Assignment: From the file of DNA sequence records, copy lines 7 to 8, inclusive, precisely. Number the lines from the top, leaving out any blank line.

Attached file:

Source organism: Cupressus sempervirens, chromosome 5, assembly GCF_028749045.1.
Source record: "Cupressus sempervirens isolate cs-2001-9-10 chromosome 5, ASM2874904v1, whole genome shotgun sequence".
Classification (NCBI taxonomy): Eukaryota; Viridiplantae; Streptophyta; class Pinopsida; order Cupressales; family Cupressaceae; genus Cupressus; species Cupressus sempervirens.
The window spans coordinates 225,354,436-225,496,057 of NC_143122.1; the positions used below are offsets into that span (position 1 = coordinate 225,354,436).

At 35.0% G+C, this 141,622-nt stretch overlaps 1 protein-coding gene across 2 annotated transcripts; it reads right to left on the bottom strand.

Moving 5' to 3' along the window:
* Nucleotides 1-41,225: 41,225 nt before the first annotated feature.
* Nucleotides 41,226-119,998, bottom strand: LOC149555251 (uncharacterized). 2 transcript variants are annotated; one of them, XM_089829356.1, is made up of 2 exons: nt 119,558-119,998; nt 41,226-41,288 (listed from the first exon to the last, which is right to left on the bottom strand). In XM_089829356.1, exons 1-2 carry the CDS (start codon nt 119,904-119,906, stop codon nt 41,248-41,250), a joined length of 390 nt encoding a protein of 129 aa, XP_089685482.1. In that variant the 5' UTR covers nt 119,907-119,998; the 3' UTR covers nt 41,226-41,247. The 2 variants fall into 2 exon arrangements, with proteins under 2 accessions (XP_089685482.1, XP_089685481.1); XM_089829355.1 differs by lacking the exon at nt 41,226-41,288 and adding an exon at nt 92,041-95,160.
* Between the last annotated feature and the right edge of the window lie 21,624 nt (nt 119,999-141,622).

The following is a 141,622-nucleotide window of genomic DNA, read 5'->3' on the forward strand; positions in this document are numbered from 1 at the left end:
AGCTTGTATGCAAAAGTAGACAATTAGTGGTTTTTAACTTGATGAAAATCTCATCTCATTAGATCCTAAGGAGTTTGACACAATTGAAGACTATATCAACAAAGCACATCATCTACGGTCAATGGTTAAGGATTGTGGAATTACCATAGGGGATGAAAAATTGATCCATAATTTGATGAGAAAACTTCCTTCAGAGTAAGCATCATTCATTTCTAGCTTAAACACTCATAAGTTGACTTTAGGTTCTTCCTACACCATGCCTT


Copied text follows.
* Nucleotides 1-41,225: 41,225 nt before the first annotated feature.
* Nucleotides 41,226-119,998, bottom strand: LOC149555251 (uncharacterized). 2 transcript variants are annotated; one of them, XM_089829356.1, is made up of 2 exons: nt 119,558-119,998; nt 41,226-41,288 (listed from the first exon to the last, which is right to left on the bottom strand). In XM_089829356.1, exons 1-2 carry the CDS (start codon nt 119,904-119,906, stop codon nt 41,248-41,250), a joined length of 390 nt encoding a protein of 129 aa, XP_089685482.1. In that variant the 5' UTR covers nt 119,907-119,998; the 3' UTR covers nt 41,226-41,247. The 2 variants fall into 2 exon arrangements, with proteins under 2 accessions (XP_089685482.1, XP_089685481.1); XM_089829355.1 differs by lacking the exon at nt 41,226-41,288 and adding an exon at nt 92,041-95,160.